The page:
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Health

Nursing home leaders prepared to face resistance when administering COVID vaccines

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JOEL SAGET / AFP via GETTY IMAGES
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Appearing before the Michigan Legislature’s Joint Select Committee on the COVID-19 Pandemic last week, state health department director Robert Gordon said that residents and staff in long-term care facilities would be one of the first groups to receive a COVID-19 vaccine when it becomes available. 

Many nursing homes will be receiving their doses free of charge from a large pharmacy chain, through a program organized by the CDC.

The Meadow Brook Medical Care facility in Antrim County is already signed up with CVS, but administrator Marna Robertson says willingness to get vaccinated varies among her staff of roughly 200.

“I’ve got some go, ‘Yeah, no, I want to get back to normal, I want to do this,’” she explained. “And then there’s some folks that are going, ‘Ehhh, I don’t know.’ And then there’s some folks, staunch, that are going, ‘No, I’m not doing it unless you make me.’”

During last week’s committee hearing, when asked by Representative Jack O’Malley (R-Lake Ann) whether the Michigan Department of Health and Human Services was considering a vaccine mandate, Gordon’s answer was terse: “No.”

When exactly residents and staff can get their shots depends on the vaccine's availability. MDHHS spokesperson Lynn Sutfin says after prioritizing frontline health care workers "such as EMS, staff who work on general medical floors, ICUs, or emergency departments," the department will turn to congregate care facilities — "hopefully by January."

Like at Meadow Brook, opinion among staff at the Oasis at Adrian, which is signed up with Walgreens as part of the CDC program, is mixed.

“I have some staff that are definitely down with it,” said Jeff Wangsness, the nursing facility’s administrator. “And then I have some staff that are like, ‘No, I don’t want it.’ There seems to be — I don’t know, I don’t want to say a bit of paranoia — but distrust.”

Both Robertson and Wangsness say it’s harder to gauge residents’ appetite for early inoculation, though research suggests they could be on the fence as well.

A recent survey from the University of Michigan’s Institute for Healthcare Policy and Innovation found that while 66% of older Americans (those between 50 and 80) said they would get the vaccine eventually, only 20% wanted their shots as soon as they became available. 

46% of respondents said they were uncomfortable with how quickly the vaccines were developed. Both Pfizer and Moderna, whose vaccine candidates have so far shown over 90% effectiveness, have applied for emergency use authorization from the FDA.

In a presentation last week, the chair of the FDA’s Vaccines and Related Biological Products Advisory Committee, Dr. Arnold Monto, emphasized that the accelerated development and production would not compromise safety.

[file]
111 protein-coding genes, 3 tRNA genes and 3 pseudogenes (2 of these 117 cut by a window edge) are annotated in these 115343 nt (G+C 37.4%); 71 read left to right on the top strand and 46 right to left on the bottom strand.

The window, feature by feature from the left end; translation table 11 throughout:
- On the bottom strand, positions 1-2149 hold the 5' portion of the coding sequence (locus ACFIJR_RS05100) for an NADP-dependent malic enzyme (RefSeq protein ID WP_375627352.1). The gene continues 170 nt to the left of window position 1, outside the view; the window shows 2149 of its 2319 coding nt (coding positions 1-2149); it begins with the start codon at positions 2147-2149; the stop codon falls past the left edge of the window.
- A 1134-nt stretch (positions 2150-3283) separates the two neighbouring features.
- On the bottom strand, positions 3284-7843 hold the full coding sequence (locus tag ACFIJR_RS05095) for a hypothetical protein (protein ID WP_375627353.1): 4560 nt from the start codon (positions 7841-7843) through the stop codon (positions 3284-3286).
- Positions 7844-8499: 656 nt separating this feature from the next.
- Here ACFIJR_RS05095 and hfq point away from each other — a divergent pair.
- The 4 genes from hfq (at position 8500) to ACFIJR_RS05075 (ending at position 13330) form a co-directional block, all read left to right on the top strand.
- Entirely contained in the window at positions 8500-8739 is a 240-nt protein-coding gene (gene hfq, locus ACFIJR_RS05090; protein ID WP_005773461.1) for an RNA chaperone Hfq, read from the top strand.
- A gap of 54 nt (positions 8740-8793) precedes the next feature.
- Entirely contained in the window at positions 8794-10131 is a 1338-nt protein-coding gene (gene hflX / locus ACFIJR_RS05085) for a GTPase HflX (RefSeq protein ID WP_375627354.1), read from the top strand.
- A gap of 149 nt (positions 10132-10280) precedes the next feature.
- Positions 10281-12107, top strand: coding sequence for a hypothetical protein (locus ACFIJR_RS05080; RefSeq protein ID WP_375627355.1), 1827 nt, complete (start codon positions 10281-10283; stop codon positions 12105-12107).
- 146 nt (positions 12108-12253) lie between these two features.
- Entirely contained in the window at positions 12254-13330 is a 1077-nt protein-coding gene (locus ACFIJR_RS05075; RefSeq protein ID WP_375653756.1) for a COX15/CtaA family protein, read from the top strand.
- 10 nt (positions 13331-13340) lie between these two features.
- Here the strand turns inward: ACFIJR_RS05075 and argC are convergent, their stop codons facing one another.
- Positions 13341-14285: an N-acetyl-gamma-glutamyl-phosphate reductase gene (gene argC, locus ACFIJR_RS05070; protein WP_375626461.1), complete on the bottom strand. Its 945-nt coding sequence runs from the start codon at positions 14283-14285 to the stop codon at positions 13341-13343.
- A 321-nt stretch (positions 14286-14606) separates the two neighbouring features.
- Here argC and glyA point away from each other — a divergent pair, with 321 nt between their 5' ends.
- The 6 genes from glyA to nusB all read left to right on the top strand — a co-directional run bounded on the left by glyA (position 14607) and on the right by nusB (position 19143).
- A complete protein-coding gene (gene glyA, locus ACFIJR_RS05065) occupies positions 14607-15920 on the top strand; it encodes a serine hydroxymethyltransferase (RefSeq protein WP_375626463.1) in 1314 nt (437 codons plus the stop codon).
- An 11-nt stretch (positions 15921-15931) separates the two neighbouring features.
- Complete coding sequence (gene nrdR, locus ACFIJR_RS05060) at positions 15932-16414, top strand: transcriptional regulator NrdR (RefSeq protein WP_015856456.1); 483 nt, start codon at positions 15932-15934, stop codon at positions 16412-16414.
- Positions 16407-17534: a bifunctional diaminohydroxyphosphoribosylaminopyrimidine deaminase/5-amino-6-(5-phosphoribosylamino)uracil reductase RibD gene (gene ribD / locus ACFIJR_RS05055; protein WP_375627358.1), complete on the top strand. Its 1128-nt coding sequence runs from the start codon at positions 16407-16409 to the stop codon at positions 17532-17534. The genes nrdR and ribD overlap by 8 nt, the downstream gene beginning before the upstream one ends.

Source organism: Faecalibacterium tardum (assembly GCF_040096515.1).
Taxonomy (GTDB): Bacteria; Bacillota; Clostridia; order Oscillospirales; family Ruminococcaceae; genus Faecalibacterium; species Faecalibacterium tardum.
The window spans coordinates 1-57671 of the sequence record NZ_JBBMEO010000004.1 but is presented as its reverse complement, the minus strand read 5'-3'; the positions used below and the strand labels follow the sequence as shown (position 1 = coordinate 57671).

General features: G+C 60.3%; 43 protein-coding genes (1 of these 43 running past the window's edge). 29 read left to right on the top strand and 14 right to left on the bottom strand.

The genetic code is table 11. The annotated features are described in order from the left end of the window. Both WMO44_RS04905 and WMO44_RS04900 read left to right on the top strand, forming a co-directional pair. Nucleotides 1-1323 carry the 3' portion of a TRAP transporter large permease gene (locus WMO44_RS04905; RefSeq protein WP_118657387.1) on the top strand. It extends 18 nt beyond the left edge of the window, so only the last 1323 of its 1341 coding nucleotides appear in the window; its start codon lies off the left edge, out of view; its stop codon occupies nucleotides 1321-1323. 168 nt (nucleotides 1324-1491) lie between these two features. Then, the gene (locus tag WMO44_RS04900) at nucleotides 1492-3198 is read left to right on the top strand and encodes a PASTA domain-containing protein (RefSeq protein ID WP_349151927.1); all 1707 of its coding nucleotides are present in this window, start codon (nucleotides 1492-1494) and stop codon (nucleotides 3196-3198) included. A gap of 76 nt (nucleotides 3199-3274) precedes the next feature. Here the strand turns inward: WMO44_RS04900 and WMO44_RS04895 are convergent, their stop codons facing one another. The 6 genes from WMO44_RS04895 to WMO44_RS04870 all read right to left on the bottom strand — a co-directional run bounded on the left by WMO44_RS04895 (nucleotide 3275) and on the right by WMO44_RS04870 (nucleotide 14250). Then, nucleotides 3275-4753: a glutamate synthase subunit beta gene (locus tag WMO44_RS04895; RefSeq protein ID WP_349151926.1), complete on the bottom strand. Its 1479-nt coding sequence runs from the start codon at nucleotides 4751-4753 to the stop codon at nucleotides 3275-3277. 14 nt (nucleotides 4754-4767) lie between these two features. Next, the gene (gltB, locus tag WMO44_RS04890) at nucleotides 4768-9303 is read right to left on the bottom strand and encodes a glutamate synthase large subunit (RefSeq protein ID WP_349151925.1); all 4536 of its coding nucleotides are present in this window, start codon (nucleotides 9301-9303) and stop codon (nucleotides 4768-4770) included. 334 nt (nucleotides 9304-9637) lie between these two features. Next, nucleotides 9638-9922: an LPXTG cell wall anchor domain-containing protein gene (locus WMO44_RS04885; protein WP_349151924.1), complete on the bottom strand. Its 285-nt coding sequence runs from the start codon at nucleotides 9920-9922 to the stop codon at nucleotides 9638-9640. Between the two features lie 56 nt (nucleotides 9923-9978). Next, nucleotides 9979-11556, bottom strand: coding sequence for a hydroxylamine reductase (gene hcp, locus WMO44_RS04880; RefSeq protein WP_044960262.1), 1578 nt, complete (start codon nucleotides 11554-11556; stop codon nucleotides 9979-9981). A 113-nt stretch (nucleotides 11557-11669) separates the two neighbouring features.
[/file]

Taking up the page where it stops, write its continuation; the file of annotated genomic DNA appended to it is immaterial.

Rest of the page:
“We are doing exactly what we ordinarily do with vaccine development, but on a shorter timeline,” said Monto, who’s also a professor at UM’s School of Public Health.

Dr. Mark Gloth, the chief medical officer at ProMedica Senior Care, which owns 16 skilled nursing facilities in Michigan, says staff at those facilities who wish to forego the vaccine will have a “one-on-one counsel” with their medical director so they can make a fully informed decision.

“We are certainly not mandating this, but we want to make sure that every opportunity is given and that they are fully educated as to the risks and benefits,” he said.

On December 1, the CDC’s Advisory Committee on Immunization Practices voted 13-1 to include not only staff, but also residents in long-term care facilities in the very first phase of vaccine distribution. That priority list is guidance, with distribution ultimately up to the states. 

The group’s lone dissenter, Dr. Helen Keipp Talbot, who studies vaccines in older adults, explained her vote to STAT News, saying she worries that health events following vaccination — much more likely in the frail long-term care population — could be interpreted by the public as adverse reactions to the vaccine and therefore damage confidence in its effectiveness.

She advocates studying the vaccine in that population specifically (as has been done with the general U.S. adult population, through clinical trials) before rolling it out wholesale.

As of last week, nursing home residents made up 27% of Michigan’s total deaths from the disease. For all licensed long-term care facilities, which include adult foster care facilities and homes for the aged, the share of deaths was 35%.

But because not all those facilities are reporting to MDHHS, that’s likely an undercount.

Sutfin, from MDHHS, says they do not know "at this time" how many nursing homes and other long-term care facilites have signed up to receive vaccines as part of the CDC's pharmacy partnership. 

Correction: A previous version of this article incorrectly stated that the survey of vaccine opinions among older adults was from the University of Michigan's School of Public Health. In fact it comes from the UM Institute for Health Policy and Innovation, which is part of Michigan Medicine.

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